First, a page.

(Note: This Guest Blog is by Michelle Claverol, an attorney with Merlin Law Group in the Coral Gables, Florida, office. This is the part of a series she is writing on business interruption claims).
The Standard ISO Extra Expense provision reads as follows:
[Insurer] will pay necessary Extra Expense you incur during the ‘period of restoration’ that you would not have incurred if there had been no direct physical loss or damage to property at the described premises … caused by or resulting from a Covered Cause of Loss.
Extra Expense means expense incurred:
(1) To avoid or minimize the suspension of business and to continue ‘operations’:
(a) At the described premises …
(2) To minimize the suspension of business if you cannot continue ‘operations.’
(3) (a) To repair or replace any property …
to the extent it reduces the amount of loss that otherwise would have been payable under this Additional Coverage or Additional Coverage f., Business Income …
After reading the extra expense provision, it is ascertainable that the timing of when an expense is incurred is just as important as the fact that it is incurred at all. The provision expressly states that extra expense is limited to those costs actually incurred by the insured itself during a period of restoration. However, most policies do not define the term “incur”. As such, courts are often required to interpret the plain meaning of this provision and a set of facts.
Chatham v. Dann Insurance, 812 N.E. 2d 483 (Ill. App. Ct. 2004) provides a detailed analysis on this issue. Chatham ran a medical equipment sterilization facility. After an explosion, the facility was shut for seven months. During that time, Chatham could not sterilize equipment for one of its main customers. Pursuant to Chatham’s contract with its main customer, Chatham was obligated to arrange for alternate sterilization and pay the cost of shipping the customer’s unsterilized goods to the alternate facilities. The contract, however, did not require Chatham to pay for shipping the sterilized equipment back to its customers and Chatham never did pay for such “outbound freight” costs. Chatham submitted a claim that included those return shipping costs that its main customer incurred and sought coverage under their policy extra expense provisions.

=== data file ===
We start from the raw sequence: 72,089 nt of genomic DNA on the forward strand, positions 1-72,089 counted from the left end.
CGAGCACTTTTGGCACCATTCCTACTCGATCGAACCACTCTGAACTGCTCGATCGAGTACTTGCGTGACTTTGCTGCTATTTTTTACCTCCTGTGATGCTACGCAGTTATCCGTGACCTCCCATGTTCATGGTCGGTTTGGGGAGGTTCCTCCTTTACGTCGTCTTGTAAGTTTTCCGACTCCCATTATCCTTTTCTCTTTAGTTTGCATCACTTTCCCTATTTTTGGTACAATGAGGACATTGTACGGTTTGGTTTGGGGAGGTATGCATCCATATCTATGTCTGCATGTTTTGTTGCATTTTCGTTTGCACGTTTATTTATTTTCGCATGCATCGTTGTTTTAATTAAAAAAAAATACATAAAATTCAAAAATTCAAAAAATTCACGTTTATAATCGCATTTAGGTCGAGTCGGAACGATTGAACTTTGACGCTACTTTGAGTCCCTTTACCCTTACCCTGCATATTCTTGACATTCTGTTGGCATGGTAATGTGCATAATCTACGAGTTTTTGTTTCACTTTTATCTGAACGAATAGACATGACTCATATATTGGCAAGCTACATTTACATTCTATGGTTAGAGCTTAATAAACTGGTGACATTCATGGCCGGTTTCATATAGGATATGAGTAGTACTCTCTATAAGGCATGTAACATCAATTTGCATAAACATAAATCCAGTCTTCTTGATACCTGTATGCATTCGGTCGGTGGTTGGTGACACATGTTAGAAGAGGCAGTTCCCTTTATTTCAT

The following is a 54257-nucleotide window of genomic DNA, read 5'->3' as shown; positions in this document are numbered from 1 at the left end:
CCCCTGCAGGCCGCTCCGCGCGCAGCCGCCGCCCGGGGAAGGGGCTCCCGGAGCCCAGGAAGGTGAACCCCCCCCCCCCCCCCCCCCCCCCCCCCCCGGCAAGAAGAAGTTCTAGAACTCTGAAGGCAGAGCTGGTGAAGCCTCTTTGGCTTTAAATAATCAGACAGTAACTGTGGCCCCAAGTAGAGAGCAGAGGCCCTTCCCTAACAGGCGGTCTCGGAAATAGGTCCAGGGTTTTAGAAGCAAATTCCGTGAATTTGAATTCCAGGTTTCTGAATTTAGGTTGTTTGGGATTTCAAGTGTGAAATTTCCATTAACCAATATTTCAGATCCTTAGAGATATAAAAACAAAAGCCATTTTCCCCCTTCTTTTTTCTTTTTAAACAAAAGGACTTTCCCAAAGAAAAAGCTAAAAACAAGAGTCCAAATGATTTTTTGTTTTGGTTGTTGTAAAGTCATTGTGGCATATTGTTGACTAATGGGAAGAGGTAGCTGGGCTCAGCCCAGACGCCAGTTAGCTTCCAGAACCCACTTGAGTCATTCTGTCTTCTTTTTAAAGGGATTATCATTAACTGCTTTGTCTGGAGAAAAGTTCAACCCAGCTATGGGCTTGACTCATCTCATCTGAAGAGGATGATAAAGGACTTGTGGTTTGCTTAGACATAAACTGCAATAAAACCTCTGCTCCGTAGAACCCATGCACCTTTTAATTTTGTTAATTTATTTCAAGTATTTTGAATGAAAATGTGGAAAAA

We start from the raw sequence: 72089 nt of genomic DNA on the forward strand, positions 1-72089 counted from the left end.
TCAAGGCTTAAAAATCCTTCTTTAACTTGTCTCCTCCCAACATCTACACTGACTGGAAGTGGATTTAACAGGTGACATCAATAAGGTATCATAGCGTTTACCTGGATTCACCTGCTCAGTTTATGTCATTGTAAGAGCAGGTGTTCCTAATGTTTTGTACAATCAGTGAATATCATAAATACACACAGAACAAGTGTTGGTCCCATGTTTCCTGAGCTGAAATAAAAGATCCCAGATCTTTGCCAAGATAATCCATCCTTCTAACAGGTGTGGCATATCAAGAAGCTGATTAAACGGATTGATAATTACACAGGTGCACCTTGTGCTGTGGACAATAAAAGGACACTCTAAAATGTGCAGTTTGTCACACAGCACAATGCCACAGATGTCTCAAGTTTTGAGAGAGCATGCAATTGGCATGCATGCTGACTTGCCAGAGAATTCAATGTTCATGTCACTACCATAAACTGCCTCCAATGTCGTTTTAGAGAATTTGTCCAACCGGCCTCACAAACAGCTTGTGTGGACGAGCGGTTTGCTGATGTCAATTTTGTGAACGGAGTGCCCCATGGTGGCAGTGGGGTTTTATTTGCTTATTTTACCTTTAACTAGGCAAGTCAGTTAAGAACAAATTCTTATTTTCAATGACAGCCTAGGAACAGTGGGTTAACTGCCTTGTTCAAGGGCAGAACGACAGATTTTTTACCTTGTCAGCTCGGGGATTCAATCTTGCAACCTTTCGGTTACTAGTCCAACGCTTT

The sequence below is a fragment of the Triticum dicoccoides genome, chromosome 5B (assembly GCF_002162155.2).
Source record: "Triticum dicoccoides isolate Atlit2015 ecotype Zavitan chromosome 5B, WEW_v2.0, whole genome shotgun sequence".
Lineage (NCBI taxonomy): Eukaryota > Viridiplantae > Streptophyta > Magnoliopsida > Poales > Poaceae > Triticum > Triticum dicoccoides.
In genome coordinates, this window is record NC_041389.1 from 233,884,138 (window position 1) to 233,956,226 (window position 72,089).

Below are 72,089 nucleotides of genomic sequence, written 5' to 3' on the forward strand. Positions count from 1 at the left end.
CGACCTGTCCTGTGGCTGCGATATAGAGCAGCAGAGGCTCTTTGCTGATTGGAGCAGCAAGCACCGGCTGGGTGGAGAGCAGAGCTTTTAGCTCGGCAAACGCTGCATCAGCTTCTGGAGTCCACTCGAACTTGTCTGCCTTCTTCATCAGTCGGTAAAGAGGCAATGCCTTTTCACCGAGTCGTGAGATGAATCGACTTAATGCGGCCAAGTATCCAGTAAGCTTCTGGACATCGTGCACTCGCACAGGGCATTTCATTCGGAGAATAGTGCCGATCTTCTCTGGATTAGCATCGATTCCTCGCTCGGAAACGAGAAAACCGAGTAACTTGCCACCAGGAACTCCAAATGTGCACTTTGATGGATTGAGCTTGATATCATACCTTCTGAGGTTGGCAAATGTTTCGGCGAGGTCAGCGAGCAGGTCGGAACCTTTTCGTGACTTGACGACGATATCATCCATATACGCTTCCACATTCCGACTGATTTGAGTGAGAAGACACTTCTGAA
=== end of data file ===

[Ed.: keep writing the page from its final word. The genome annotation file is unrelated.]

The carrier paid for the reconstruction of the facility and for $1MM of “inbound freight” costs as extra expenses claimed by the insured as a result of the explosion, but it refused to pay an additional $1MM in return shipping costs incurred by Chatham’s biggest customer. Chatham filed suit.
Although the carrier had made a partial payment for extra expenses, the court found that the carrier had not waived its coverage defense and held that the costs of shipping products from an insured’s alternate facilities to the insured’s customers were not covered, reasoning that Chatham had not itself incurred those expenses:
We are unable to find any ambiguity in the contract language regarding extra expenses.[…] This commonly understood meaning encompasses expenses that the named and additional insureds to the policy, Chatham and SSV, were required to incur during the reconstruction of the sterilization facilities. It does not encompass expenses that the insureds may have wanted to incur on a gratuitous or voluntary basis, which would have been the opposite of “necessary.” It also does not encompass expenses that other, nonparties to the contract were required to incur during the facility reconstruction period. The only party required to pay for the cost of shipping [the customer’s] sterilized products away from the alternate sterilization facilities was [the customer’s] itself, not Chatham or SSV.
The court further defined the meaning of incurred:
“Incur” is another term that was not defined in the contract, but it has a plain, ordinary, and popular meaning of “to become liable or subject to through one’s own action; [to] bring or take upon oneself.” Random House Webster’s Unabridged Dictionary 969 (1998). Chatham never became liable or subject to the expense of [the customer’s] outbound freight. [Its customer] did.
In conclusion, under the standard extra expense provision, although certain extra expenses may be a direct consequence of a loss, they will not necessarily be covered unless the named insured incurs it on its own — not through a third party.